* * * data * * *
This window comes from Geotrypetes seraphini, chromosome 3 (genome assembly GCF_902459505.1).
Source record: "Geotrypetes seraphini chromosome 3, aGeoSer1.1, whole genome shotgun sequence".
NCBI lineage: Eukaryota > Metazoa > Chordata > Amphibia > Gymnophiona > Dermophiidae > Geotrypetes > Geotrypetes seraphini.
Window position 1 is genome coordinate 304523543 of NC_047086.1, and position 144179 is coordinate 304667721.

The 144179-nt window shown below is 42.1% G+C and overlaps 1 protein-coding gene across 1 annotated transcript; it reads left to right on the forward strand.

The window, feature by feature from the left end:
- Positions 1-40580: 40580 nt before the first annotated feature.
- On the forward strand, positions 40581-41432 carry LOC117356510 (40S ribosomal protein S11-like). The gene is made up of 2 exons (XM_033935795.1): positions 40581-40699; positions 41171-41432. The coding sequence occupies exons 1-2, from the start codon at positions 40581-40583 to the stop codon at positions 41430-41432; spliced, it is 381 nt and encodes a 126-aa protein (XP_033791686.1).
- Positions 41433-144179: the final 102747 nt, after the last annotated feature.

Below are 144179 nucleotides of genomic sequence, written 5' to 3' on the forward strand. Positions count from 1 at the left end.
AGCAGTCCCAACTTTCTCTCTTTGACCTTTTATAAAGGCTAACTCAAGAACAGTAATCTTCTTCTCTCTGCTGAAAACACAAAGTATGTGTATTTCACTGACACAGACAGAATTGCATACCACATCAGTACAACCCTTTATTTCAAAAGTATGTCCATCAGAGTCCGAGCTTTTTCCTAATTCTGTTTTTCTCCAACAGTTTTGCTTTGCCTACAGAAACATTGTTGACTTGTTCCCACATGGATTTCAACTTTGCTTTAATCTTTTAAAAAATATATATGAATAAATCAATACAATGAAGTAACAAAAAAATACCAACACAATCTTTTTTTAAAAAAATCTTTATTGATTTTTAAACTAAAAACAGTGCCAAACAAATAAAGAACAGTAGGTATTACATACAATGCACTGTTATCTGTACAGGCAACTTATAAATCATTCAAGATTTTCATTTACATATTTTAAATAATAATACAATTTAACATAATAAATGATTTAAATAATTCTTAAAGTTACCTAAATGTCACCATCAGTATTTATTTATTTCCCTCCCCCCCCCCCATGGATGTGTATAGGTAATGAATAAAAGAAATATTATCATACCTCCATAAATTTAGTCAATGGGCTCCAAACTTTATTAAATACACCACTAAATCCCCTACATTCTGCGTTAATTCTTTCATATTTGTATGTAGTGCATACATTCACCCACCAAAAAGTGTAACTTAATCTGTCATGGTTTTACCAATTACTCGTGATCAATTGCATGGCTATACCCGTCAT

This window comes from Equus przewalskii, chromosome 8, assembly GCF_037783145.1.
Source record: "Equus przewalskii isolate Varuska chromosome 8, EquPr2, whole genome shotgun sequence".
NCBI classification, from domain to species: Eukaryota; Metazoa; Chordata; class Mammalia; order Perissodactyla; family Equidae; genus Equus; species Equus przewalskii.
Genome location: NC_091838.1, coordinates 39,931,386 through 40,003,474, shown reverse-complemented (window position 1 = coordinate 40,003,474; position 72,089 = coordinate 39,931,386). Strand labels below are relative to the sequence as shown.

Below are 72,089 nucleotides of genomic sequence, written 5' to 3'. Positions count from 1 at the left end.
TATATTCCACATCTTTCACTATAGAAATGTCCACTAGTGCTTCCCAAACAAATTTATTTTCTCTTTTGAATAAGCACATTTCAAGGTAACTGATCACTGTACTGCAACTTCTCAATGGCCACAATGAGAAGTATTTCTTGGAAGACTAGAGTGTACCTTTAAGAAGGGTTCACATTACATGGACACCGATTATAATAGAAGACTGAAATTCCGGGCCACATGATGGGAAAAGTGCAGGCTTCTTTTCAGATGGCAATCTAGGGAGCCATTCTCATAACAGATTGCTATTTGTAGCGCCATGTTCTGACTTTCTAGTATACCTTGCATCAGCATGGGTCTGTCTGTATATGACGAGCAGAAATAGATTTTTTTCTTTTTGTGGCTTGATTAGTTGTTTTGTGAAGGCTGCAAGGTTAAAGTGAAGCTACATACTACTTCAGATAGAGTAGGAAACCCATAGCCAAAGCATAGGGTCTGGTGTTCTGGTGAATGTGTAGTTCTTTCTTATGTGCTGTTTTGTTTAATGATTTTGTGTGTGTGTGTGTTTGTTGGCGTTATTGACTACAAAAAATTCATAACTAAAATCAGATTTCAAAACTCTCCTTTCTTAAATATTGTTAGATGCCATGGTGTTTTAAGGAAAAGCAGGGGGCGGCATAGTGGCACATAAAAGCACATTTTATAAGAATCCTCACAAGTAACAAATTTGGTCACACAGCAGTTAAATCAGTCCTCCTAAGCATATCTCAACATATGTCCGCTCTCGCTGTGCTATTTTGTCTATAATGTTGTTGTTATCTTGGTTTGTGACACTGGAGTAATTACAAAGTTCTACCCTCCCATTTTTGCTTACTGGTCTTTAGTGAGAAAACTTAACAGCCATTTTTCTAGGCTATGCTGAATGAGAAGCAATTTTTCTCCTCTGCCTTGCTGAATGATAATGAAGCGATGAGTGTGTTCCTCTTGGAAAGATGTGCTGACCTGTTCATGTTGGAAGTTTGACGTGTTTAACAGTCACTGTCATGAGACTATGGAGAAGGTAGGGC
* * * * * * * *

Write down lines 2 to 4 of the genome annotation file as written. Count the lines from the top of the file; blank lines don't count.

Source record: "Geotrypetes seraphini chromosome 3, aGeoSer1.1, whole genome shotgun sequence".
NCBI lineage: Eukaryota > Metazoa > Chordata > Amphibia > Gymnophiona > Dermophiidae > Geotrypetes > Geotrypetes seraphini.
Window position 1 is genome coordinate 304523543 of NC_047086.1, and position 144179 is coordinate 304667721.